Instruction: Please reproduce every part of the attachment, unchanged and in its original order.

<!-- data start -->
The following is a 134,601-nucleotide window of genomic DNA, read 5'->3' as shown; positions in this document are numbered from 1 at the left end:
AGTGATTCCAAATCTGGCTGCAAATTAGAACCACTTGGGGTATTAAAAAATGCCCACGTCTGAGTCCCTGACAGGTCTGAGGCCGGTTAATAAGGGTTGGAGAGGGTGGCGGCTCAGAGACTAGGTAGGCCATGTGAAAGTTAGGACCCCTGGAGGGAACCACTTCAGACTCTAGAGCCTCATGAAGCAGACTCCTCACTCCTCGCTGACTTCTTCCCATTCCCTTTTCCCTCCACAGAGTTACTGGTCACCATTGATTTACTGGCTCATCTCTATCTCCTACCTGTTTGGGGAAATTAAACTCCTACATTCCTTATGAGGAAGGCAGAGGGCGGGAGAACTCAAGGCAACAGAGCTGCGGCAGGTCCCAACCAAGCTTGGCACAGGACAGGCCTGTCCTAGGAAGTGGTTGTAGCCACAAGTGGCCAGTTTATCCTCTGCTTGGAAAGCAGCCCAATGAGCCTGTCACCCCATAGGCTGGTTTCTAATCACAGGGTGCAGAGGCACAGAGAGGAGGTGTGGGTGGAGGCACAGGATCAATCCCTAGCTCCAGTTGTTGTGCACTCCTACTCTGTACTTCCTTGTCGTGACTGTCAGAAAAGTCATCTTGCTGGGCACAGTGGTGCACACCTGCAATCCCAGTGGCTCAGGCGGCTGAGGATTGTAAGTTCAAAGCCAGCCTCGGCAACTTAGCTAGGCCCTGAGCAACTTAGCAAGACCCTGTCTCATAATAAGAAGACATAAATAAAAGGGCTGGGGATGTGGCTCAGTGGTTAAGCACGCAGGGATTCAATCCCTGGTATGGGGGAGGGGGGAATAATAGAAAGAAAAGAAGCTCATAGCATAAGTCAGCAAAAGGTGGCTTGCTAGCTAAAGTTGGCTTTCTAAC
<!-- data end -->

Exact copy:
The following is a 134,601-nucleotide window of genomic DNA, read 5'->3' as shown; positions in this document are numbered from 1 at the left end:
AGTGATTCCAAATCTGGCTGCAAATTAGAACCACTTGGGGTATTAAAAAATGCCCACGTCTGAGTCCCTGACAGGTCTGAGGCCGGTTAATAAGGGTTGGAGAGGGTGGCGGCTCAGAGACTAGGTAGGCCATGTGAAAGTTAGGACCCCTGGAGGGAACCACTTCAGACTCTAGAGCCTCATGAAGCAGACTCCTCACTCCTCGCTGACTTCTTCCCATTCCCTTTTCCCTCCACAGAGTTACTGGTCACCATTGATTTACTGGCTCATCTCTATCTCCTACCTGTTTGGGGAAATTAAACTCCTACATTCCTTATGAGGAAGGCAGAGGGCGGGAGAACTCAAGGCAACAGAGCTGCGGCAGGTCCCAACCAAGCTTGGCACAGGACAGGCCTGTCCTAGGAAGTGGTTGTAGCCACAAGTGGCCAGTTTATCCTCTGCTTGGAAAGCAGCCCAATGAGCCTGTCACCCCATAGGCTGGTTTCTAATCACAGGGTGCAGAGGCACAGAGAGGAGGTGTGGGTGGAGGCACAGGATCAATCCCTAGCTCCAGTTGTTGTGCACTCCTACTCTGTACTTCCTTGTCGTGACTGTCAGAAAAGTCATCTTGCTGGGCACAGTGGTGCACACCTGCAATCCCAGTGGCTCAGGCGGCTGAGGATTGTAAGTTCAAAGCCAGCCTCGGCAACTTAGCTAGGCCCTGAGCAACTTAGCAAGACCCTGTCTCATAATAAGAAGACATAAATAAAAGGGCTGGGGATGTGGCTCAGTGGTTAAGCACGCAGGGATTCAATCCCTGGTATGGGGGAGGGGGGAATAATAGAAAGAAAAGAAGCTCATAGCATAAGTCAGCAAAAGGTGGCTTGCTAGCTAAAGTTGGCTTTCTAAC